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Self-Awareness: Re-Discovering a Lost Leadership Art

In healthcare, we're deeply familiar with its fast-paced and challenging environment. As a leader in the healthcare industry, our role extends beyond individual responsibilities and involves nurturing our teams because the way we care for them directly affects the quality of care they give. This ever-changing landscape of healthcare demands more than just competent leaders; it calls for truly exceptional ones. Among the many qualities of effective leadership, one stands out as particularly influential both for team dynamics and patient outcomes: self-awareness.

Self-awareness, in its essence, isn't merely a buzzword or a fleeting trend in leadership discourse; it is, indeed, a fundamental attribute that distinguishes good leaders from great ones. At its core, self-awareness involves a profound understanding of oneself - recognizing and embracing one's strengths while also being acutely aware of areas that need to be improved. It’s about having a clear grasp of our emotional responses and understanding how these emotions and subsequent behaviors impact those around us, how we impact the environment, and influence trust and respect.

Self-awareness is a vital element for leadership effectiveness and career advancement. Its absence can significantly hinder a person's ability to build trust, lead effectively, and achieve professional success. Without self-awareness, individuals may fail to understand how their actions impact others, remaining oblivious to ineffective responses from their team. True progress occurs when individuals can objectively assess situations, recognize their behavioral patterns, identify personal triggers, and adjust their actions to better manage relationships and foster a positive work environment. Let's delve into how certain leadership qualities can vary markedly between a self-aware leader and one who lacks this critical attribute.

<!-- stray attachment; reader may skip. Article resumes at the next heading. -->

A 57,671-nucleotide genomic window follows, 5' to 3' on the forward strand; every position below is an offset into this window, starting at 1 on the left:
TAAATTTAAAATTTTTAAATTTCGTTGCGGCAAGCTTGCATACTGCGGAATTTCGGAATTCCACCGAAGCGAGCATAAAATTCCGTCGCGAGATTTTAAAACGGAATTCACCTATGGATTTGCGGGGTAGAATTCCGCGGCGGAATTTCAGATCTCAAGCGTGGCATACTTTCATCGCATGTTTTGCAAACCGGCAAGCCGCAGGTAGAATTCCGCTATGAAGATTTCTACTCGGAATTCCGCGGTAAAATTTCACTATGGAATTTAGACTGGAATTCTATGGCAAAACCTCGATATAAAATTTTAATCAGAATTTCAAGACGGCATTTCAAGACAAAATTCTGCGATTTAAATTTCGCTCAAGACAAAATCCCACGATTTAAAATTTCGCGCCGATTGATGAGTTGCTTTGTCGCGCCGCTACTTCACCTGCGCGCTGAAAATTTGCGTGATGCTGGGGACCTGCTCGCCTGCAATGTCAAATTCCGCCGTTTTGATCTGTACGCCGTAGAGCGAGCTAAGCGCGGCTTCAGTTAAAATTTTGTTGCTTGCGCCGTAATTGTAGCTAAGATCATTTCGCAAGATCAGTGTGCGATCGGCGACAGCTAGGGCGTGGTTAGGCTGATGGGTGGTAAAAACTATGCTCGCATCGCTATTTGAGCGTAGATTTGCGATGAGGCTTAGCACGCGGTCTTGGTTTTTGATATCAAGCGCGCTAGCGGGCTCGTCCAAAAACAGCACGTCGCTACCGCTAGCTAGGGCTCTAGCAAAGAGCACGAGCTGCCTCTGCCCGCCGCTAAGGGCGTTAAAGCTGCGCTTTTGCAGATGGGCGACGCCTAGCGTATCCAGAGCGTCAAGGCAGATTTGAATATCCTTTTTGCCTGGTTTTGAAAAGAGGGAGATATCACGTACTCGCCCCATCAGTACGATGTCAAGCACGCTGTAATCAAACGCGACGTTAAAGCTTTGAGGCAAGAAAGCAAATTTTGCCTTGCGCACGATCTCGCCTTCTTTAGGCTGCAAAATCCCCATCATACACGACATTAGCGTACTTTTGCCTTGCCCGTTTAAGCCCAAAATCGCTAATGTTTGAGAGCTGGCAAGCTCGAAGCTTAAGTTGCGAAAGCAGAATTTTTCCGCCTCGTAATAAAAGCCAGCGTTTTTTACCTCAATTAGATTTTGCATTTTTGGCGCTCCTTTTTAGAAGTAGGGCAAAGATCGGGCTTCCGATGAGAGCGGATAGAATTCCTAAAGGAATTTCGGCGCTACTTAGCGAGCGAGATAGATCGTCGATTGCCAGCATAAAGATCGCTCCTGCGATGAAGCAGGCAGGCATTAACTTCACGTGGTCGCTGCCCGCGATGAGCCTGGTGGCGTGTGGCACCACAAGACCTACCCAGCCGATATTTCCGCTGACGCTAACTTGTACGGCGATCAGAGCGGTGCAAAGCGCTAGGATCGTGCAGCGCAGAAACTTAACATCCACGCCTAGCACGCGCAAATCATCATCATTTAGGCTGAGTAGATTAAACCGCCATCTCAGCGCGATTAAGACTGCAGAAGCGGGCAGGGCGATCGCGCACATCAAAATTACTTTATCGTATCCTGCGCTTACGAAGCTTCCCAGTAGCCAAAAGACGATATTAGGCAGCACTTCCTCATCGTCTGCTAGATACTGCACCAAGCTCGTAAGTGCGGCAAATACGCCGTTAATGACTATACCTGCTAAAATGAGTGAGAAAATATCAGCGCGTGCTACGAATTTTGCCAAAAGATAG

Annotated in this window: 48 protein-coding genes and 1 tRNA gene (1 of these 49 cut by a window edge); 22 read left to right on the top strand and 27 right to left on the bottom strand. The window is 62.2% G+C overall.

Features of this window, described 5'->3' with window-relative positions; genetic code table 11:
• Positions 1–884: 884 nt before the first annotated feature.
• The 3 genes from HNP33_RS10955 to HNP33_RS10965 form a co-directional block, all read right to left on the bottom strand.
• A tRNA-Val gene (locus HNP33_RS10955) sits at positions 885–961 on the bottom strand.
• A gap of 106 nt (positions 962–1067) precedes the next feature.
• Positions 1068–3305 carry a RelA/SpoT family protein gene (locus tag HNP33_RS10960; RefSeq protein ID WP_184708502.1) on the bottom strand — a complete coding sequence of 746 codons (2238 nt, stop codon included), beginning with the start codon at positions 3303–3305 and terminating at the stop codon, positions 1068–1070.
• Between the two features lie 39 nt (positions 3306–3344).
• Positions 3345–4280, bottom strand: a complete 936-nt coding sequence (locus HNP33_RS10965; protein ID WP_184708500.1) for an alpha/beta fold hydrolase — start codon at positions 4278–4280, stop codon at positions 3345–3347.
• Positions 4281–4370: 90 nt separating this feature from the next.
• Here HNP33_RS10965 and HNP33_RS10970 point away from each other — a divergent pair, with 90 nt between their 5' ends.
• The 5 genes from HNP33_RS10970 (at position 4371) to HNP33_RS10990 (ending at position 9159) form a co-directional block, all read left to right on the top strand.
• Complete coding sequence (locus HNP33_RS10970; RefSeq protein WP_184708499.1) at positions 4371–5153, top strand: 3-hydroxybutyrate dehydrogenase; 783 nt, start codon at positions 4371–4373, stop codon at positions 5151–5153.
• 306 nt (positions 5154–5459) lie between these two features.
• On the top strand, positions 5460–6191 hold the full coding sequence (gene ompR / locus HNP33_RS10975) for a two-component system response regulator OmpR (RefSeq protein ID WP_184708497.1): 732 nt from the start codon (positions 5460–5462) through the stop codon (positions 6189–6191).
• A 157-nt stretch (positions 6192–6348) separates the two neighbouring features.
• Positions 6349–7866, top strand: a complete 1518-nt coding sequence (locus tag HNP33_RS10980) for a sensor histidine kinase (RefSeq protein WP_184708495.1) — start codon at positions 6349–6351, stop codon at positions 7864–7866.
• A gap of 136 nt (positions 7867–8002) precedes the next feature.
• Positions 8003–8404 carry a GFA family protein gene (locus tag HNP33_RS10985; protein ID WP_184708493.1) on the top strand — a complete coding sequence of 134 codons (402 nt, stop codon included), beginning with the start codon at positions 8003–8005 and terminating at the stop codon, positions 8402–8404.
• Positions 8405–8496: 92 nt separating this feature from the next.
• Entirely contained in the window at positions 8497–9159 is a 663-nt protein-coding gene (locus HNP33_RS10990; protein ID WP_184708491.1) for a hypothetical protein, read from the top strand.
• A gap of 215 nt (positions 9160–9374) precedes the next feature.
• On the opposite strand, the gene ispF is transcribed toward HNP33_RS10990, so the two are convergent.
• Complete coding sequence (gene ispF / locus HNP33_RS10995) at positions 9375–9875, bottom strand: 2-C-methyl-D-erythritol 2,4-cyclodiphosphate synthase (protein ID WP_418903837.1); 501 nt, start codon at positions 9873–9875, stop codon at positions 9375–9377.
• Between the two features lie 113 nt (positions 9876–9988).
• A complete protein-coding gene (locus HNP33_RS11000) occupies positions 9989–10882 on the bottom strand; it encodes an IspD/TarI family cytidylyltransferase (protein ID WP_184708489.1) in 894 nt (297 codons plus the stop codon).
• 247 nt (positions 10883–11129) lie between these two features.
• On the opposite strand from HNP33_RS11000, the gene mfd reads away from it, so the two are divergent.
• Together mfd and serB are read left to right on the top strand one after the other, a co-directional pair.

Communication Skills:

  • Self-Aware Leaders: They prioritize clear and empathetic communication with their team, excelling in active listening and encouraging open information sharing.

  • Non-Self-Aware Leaders: Often lack awareness of how their words affect others, leading to confrontational or dismissive interactions.

Morale and Engagement:

  • Self-Aware Leaders: They foster an inclusive and supportive atmosphere, attentive to the unique needs of each team member, thereby enhancing team morale.

  • Non-Self-Aware Leaders: Might unintentionally make team members feel underappreciated and undervalued, leading to heightened stress and anxiety and diminishing trust within the team.

Feedback and Growth:

  • Self-Aware Leaders: They place high value on open feedback and continual self-improvement, including being receptive to feedback about their own actions and behaviors. These leaders cultivate a culture where constructive criticism is not only accepted but encouraged, both from and towards them.